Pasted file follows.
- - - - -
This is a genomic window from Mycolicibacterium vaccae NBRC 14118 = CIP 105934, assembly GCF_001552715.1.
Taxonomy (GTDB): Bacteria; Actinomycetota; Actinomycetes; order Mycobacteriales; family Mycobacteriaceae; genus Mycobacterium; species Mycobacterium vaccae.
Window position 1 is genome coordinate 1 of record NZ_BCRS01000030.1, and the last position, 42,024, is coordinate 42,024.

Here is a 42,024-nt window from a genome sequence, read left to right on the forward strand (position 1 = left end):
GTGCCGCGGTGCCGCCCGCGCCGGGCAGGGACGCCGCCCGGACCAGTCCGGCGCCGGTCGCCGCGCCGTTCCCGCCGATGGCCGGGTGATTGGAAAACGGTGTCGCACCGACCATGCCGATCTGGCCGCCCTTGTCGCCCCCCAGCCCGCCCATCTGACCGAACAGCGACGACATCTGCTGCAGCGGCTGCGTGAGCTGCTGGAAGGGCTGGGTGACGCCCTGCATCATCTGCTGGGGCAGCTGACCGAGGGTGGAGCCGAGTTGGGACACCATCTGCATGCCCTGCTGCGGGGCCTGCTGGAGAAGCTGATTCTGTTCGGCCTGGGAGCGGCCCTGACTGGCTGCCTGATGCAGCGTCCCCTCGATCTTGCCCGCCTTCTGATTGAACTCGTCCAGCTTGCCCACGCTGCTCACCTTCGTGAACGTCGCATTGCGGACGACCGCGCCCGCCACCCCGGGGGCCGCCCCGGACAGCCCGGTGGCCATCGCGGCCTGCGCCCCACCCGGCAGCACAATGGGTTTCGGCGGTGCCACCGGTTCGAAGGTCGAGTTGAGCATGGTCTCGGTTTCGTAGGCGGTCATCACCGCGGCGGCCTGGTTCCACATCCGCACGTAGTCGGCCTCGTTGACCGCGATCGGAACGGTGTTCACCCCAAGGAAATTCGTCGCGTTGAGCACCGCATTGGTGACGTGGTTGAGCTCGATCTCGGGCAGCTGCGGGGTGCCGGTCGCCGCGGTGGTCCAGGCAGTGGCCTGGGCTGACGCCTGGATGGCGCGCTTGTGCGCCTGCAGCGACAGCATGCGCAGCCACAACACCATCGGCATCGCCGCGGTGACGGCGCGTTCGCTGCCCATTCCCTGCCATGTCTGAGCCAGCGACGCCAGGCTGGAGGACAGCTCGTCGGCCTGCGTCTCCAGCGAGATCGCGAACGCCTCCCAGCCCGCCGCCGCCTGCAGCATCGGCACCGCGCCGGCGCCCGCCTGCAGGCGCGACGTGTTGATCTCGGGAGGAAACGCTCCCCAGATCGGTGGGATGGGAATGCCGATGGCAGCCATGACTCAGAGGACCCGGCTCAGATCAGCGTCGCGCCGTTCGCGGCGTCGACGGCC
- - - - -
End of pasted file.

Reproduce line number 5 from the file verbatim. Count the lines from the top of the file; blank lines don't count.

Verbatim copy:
GTGCCGCGGTGCCGCCCGCGCCGGGCAGGGACGCCGCCCGGACCAGTCCGGCGCCGGTCGCCGCGCCGTTCCCGCCGATGGCCGGGTGATTGGAAAACGGTGTCGCACCGACCATGCCGATCTGGCCGCCCTTGTCGCCCCCCAGCCCGCCCATCTGACCGAACAGCGACGACATCTGCTGCAGCGGCTGCGTGAGCTGCTGGAAGGGCTGGGTGACGCCCTGCATCATCTGCTGGGGCAGCTGACCGAGGGTGGAGCCGAGTTGGGACACCATCTGCATGCCCTGCTGCGGGGCCTGCTGGAGAAGCTGATTCTGTTCGGCCTGGGAGCGGCCCTGACTGGCTGCCTGATGCAGCGTCCCCTCGATCTTGCCCGCCTTCTGATTGAACTCGTCCAGCTTGCCCACGCTGCTCACCTTCGTGAACGTCGCATTGCGGACGACCGCGCCCGCCACCCCGGGGGCCGCCCCGGACAGCCCGGTGGCCATCGCGGCCTGCGCCCCACCCGGCAGCACAATGGGTTTCGGCGGTGCCACCGGTTCGAAGGTCGAGTTGAGCATGGTCTCGGTTTCGTAGGCGGTCATCACCGCGGCGGCCTGGTTCCACATCCGCACGTAGTCGGCCTCGTTGACCGCGATCGGAACGGTGTTCACCCCAAGGAAATTCGTCGCGTTGAGCACCGCATTGGTGACGTGGTTGAGCTCGATCTCGGGCAGCTGCGGGGTGCCGGTCGCCGCGGTGGTCCAGGCAGTGGCCTGGGCTGACGCCTGGATGGCGCGCTTGTGCGCCTGCAGCGACAGCATGCGCAGCCACAACACCATCGGCATCGCCGCGGTGACGGCGCGTTCGCTGCCCATTCCCTGCCATGTCTGAGCCAGCGACGCCAGGCTGGAGGACAGCTCGTCGGCCTGCGTCTCCAGCGAGATCGCGAACGCCTCCCAGCCCGCCGCCGCCTGCAGCATCGGCACCGCGCCGGCGCCCGCCTGCAGGCGCGACGTGTTGATCTCGGGAGGAAACGCTCCCCAGATCGGTGGGATGGGAATGCCGATGGCAGCCATGACTCAGAGGACCCGGCTCAGATCAGCGTCGCGCCGTTCGCGGCGTCGACGGCC